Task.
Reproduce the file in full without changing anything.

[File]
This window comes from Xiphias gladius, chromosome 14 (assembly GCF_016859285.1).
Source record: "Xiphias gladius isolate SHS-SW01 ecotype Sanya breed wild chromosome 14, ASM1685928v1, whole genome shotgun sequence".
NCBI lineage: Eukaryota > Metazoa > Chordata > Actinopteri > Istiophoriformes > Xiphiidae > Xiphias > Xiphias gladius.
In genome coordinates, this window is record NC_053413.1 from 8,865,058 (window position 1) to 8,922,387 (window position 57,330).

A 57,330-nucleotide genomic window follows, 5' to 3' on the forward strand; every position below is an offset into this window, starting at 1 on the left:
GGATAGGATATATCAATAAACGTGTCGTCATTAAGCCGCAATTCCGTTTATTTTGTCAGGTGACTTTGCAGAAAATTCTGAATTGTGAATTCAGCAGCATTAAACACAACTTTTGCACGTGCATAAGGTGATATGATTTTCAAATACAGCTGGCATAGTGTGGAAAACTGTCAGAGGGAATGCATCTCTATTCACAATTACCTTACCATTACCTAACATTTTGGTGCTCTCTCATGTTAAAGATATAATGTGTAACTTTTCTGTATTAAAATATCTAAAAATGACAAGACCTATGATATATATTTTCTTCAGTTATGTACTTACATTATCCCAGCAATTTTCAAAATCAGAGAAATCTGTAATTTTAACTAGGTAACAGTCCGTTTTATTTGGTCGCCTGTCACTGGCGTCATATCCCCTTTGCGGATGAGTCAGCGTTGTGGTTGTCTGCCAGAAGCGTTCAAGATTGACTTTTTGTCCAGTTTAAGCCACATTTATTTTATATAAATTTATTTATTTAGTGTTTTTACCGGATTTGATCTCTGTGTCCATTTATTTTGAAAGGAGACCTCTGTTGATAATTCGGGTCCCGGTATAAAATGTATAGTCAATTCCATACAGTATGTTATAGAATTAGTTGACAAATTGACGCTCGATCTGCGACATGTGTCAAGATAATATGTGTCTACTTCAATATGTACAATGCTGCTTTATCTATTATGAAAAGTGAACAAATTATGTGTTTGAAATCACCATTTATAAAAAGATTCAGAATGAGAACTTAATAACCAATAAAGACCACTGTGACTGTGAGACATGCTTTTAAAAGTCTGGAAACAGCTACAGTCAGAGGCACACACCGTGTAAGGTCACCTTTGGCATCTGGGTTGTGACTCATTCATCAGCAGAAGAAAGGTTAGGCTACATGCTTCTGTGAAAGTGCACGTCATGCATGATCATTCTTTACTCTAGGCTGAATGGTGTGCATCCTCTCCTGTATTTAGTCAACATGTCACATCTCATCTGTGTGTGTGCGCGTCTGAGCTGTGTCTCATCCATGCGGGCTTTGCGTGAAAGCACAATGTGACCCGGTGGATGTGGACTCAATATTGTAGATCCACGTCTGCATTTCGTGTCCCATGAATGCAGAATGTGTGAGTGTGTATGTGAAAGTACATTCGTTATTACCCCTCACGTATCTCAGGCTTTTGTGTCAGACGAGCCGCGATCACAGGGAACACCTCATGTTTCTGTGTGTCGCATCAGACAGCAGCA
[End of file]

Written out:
This window comes from Xiphias gladius, chromosome 14 (assembly GCF_016859285.1).
Source record: "Xiphias gladius isolate SHS-SW01 ecotype Sanya breed wild chromosome 14, ASM1685928v1, whole genome shotgun sequence".
NCBI lineage: Eukaryota > Metazoa > Chordata > Actinopteri > Istiophoriformes > Xiphiidae > Xiphias > Xiphias gladius.
In genome coordinates, this window is record NC_053413.1 from 8,865,058 (window position 1) to 8,922,387 (window position 57,330).

A 57,330-nucleotide genomic window follows, 5' to 3' on the forward strand; every position below is an offset into this window, starting at 1 on the left:
GGATAGGATATATCAATAAACGTGTCGTCATTAAGCCGCAATTCCGTTTATTTTGTCAGGTGACTTTGCAGAAAATTCTGAATTGTGAATTCAGCAGCATTAAACACAACTTTTGCACGTGCATAAGGTGATATGATTTTCAAATACAGCTGGCATAGTGTGGAAAACTGTCAGAGGGAATGCATCTCTATTCACAATTACCTTACCATTACCTAACATTTTGGTGCTCTCTCATGTTAAAGATATAATGTGTAACTTTTCTGTATTAAAATATCTAAAAATGACAAGACCTATGATATATATTTTCTTCAGTTATGTACTTACATTATCCCAGCAATTTTCAAAATCAGAGAAATCTGTAATTTTAACTAGGTAACAGTCCGTTTTATTTGGTCGCCTGTCACTGGCGTCATATCCCCTTTGCGGATGAGTCAGCGTTGTGGTTGTCTGCCAGAAGCGTTCAAGATTGACTTTTTGTCCAGTTTAAGCCACATTTATTTTATATAAATTTATTTATTTAGTGTTTTTACCGGATTTGATCTCTGTGTCCATTTATTTTGAAAGGAGACCTCTGTTGATAATTCGGGTCCCGGTATAAAATGTATAGTCAATTCCATACAGTATGTTATAGAATTAGTTGACAAATTGACGCTCGATCTGCGACATGTGTCAAGATAATATGTGTCTACTTCAATATGTACAATGCTGCTTTATCTATTATGAAAAGTGAACAAATTATGTGTTTGAAATCACCATTTATAAAAAGATTCAGAATGAGAACTTAATAACCAATAAAGACCACTGTGACTGTGAGACATGCTTTTAAAAGTCTGGAAACAGCTACAGTCAGAGGCACACACCGTGTAAGGTCACCTTTGGCATCTGGGTTGTGACTCATTCATCAGCAGAAGAAAGGTTAGGCTACATGCTTCTGTGAAAGTGCACGTCATGCATGATCATTCTTTACTCTAGGCTGAATGGTGTGCATCCTCTCCTGTATTTAGTCAACATGTCACATCTCATCTGTGTGTGTGCGCGTCTGAGCTGTGTCTCATCCATGCGGGCTTTGCGTGAAAGCACAATGTGACCCGGTGGATGTGGACTCAATATTGTAGATCCACGTCTGCATTTCGTGTCCCATGAATGCAGAATGTGTGAGTGTGTATGTGAAAGTACATTCGTTATTACCCCTCACGTATCTCAGGCTTTTGTGTCAGACGAGCCGCGATCACAGGGAACACCTCATGTTTCTGTGTGTCGCATCAGACAGCAGCA